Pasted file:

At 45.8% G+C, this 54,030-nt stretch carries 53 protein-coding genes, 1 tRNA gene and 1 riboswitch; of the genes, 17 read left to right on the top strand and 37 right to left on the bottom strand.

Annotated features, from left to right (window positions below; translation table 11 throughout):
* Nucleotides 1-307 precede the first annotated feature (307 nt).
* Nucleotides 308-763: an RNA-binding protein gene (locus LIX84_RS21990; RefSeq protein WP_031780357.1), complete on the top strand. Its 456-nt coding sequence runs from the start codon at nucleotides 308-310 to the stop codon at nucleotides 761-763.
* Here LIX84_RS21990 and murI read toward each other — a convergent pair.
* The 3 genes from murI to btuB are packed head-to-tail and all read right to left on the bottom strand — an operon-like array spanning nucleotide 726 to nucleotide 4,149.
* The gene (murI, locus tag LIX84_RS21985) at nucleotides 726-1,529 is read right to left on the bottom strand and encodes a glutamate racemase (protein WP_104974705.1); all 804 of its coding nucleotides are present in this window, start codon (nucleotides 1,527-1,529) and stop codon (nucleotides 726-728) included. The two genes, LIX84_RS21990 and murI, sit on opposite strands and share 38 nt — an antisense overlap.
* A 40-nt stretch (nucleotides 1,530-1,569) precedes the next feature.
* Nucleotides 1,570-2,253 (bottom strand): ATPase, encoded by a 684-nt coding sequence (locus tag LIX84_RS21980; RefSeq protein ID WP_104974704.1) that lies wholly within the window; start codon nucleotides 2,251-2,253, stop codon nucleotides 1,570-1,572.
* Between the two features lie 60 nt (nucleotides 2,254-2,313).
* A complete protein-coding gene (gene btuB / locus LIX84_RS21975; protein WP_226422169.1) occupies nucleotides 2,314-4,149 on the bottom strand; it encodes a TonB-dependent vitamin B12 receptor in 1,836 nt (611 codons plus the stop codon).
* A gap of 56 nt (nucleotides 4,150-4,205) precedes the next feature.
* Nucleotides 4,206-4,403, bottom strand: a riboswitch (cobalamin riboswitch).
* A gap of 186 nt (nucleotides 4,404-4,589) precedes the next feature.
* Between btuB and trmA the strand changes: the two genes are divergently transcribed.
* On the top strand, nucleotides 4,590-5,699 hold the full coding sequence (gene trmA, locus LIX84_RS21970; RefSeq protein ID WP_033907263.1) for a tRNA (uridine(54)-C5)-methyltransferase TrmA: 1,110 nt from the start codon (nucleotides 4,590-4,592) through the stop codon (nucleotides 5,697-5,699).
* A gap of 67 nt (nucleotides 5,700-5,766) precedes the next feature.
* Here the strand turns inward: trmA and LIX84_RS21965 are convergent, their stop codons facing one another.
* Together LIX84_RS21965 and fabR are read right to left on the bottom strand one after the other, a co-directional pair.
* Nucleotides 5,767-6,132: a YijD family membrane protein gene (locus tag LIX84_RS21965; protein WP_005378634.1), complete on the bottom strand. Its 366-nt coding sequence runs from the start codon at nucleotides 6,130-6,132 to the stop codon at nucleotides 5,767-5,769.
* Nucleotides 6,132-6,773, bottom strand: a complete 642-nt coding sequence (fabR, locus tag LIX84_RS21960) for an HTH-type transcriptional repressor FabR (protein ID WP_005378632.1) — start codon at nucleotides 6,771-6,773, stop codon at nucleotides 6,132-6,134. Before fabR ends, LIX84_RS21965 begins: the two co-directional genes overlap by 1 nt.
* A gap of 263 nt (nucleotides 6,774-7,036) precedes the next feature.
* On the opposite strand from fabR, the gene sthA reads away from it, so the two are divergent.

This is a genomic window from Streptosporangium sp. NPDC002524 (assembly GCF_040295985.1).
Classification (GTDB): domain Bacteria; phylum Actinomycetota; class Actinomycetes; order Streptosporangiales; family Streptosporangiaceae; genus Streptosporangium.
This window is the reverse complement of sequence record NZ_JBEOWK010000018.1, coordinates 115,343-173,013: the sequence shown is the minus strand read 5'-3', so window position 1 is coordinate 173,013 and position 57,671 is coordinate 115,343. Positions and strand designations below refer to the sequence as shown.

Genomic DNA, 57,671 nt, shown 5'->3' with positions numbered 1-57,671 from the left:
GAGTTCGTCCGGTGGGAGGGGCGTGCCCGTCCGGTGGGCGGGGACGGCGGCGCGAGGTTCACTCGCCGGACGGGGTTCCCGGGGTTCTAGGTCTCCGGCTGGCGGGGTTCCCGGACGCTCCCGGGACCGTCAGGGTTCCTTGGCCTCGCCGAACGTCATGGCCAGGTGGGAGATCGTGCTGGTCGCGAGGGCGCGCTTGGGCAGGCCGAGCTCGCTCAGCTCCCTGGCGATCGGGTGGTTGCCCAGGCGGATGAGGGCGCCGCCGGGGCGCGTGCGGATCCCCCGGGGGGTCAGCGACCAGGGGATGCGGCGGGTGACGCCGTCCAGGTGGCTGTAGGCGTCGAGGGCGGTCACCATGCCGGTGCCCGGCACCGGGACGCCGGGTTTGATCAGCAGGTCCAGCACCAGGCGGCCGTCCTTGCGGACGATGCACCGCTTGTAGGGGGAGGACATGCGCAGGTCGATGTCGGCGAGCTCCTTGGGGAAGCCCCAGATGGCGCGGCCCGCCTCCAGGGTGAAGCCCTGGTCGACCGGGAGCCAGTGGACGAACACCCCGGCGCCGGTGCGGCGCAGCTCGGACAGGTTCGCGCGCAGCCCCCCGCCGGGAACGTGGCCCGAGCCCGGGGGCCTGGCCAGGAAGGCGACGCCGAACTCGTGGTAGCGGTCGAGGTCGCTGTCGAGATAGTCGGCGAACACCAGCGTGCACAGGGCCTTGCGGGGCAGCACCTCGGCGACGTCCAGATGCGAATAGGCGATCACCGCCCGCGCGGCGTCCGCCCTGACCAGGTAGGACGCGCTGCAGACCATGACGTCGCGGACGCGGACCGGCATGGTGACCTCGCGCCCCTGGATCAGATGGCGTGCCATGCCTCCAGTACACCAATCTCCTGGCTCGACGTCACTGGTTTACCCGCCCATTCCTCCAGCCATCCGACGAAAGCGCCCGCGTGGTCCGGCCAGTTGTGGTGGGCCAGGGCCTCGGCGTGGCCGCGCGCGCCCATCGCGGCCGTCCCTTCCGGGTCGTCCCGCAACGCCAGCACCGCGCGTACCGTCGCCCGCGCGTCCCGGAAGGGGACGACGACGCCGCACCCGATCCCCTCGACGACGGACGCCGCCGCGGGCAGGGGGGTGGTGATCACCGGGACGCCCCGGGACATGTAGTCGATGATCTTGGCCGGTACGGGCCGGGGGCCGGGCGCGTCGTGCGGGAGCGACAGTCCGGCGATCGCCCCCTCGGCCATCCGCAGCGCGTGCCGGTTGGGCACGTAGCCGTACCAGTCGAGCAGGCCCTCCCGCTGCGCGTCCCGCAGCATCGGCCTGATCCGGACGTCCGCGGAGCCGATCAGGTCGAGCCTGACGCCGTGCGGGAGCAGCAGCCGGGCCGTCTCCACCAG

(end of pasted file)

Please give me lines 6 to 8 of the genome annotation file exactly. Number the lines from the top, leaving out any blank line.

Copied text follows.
* The 3 genes from murI to btuB are packed head-to-tail and all read right to left on the bottom strand — an operon-like array spanning nucleotide 726 to nucleotide 4,149.
* The gene (murI, locus tag LIX84_RS21985) at nucleotides 726-1,529 is read right to left on the bottom strand and encodes a glutamate racemase (protein WP_104974705.1); all 804 of its coding nucleotides are present in this window, start codon (nucleotides 1,527-1,529) and stop codon (nucleotides 726-728) included. The two genes, LIX84_RS21990 and murI, sit on opposite strands and share 38 nt — an antisense overlap.
* A 40-nt stretch (nucleotides 1,530-1,569) precedes the next feature.